Alt-country singer Nikki Lane makes her World Cafe debut today. She released her first album in 2011 after moving to Nashville from New York, where she had been pursuing both fashion and music. She found each of those pursuits a little easier to manage in Tennessee.
On today's episode of Latin Roots, the multitalented Rachel Faro helps us celebrate the 50th anniversary of Fania Records. More than a record label, the imprint synonymous with salsa music was also a cross between a family and a way of life.
Fania's ascendance in the '60s was the product of immigration and a vibrant community of talented Puerto Rican players finding a new home in New York. And the closing of Havana to the outside world helped make New York even more of a Latin music center.
Originally published on Thu July 24, 2014 10:29 am
An irregular heartbeat called atrial fibrillation is a big cause of stroke, especially for people who have recently had a stroke. But it's not something that most people can feel.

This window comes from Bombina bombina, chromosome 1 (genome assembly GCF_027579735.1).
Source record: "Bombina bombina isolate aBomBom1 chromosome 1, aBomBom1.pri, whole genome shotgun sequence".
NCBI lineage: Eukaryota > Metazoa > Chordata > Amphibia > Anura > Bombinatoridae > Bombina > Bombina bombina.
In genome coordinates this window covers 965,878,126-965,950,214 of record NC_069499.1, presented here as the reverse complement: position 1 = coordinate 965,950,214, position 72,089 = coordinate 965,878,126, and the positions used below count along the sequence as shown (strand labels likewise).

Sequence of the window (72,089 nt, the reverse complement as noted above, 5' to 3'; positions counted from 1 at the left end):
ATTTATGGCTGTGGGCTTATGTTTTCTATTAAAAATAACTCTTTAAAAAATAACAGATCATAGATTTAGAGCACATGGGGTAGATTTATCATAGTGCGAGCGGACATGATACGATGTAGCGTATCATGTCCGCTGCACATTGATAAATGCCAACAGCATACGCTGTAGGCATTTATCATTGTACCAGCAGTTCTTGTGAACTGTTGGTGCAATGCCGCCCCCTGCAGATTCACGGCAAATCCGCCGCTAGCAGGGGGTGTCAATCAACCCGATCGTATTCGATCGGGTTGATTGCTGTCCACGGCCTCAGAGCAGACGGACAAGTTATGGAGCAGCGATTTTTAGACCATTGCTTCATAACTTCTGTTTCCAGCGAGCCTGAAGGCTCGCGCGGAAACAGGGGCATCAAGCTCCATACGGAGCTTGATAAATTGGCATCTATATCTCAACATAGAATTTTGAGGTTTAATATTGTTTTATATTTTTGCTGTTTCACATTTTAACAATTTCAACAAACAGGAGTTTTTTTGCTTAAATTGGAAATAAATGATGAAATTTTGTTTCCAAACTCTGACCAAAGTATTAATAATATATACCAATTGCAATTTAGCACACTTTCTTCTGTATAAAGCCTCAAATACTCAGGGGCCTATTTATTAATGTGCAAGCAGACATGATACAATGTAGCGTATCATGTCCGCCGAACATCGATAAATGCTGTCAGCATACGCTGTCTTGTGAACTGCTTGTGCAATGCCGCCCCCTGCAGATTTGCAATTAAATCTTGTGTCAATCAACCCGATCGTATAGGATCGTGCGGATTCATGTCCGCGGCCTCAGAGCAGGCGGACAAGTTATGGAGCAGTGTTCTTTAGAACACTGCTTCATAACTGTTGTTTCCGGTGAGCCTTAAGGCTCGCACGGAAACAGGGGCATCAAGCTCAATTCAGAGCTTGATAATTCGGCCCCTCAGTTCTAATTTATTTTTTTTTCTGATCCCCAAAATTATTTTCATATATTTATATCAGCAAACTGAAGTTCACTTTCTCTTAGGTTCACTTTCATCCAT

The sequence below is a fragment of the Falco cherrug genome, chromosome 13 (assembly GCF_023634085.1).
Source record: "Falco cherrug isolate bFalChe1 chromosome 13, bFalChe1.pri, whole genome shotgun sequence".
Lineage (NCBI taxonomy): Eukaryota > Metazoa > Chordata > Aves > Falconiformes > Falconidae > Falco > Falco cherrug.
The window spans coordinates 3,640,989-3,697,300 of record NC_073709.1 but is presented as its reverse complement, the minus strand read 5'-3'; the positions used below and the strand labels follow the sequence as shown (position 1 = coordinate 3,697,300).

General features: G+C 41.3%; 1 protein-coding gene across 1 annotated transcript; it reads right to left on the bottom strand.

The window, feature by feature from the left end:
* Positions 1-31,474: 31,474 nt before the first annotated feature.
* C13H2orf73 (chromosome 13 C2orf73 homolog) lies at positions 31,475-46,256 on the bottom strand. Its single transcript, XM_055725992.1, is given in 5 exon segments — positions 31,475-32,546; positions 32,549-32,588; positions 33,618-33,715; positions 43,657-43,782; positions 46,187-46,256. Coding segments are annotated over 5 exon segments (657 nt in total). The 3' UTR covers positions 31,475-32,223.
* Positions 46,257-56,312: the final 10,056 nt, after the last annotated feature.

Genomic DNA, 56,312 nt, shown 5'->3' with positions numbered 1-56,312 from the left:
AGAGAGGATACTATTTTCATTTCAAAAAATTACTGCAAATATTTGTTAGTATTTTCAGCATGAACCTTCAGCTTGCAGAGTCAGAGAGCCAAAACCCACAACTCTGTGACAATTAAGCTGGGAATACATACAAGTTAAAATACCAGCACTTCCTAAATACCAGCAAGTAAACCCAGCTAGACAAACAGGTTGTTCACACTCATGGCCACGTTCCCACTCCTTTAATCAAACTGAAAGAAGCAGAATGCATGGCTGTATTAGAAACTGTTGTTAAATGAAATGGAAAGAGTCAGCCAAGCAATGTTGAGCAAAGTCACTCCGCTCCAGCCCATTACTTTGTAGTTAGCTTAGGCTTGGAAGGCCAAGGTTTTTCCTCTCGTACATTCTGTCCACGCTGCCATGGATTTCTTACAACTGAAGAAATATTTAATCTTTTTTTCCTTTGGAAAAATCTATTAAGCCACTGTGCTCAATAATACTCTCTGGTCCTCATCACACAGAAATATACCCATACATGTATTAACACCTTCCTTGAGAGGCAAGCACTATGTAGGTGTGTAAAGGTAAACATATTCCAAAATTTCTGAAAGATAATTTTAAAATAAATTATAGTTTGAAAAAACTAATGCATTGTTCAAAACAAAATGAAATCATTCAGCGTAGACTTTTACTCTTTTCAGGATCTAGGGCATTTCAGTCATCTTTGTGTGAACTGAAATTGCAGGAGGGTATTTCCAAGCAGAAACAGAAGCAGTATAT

Doctors test for atrial fibrillation by hooking people up to an electrocardiogram machine at the office, or having them wear a Holter monitor for a day or a week. There are also implantable monitors to check for afib, but they aren't widely used.
Thousands of Syrian infants born to refugee parents are now stateless. Their births are unregistered and will pose many difficult challenges in this long-term conflict.
The exact numbers are far from certain. A recent report by the United Nations refugee agency, UNHCR, suggests that 75 percent of Syrians born in Lebanon since 2011 have not been properly registered. Many families don't have any identification documents, which were destroyed in the fighting or left behind in a panicked escape.
It's dog days on Capitol Hill — or, more precisely, dogs have had their day there.
Five in particular — all war dog veterans. The canines joined their human advocates at a Capitol Hill briefing Wednesday, Military Dogs Take The Hill, to spotlight an effort to require that all military working dogs be retired in the U.S.
Congress passed a law last year saying the military may bring back its working dogs to the U.S. to be reunited with their handlers, but it does not say they must be brought back.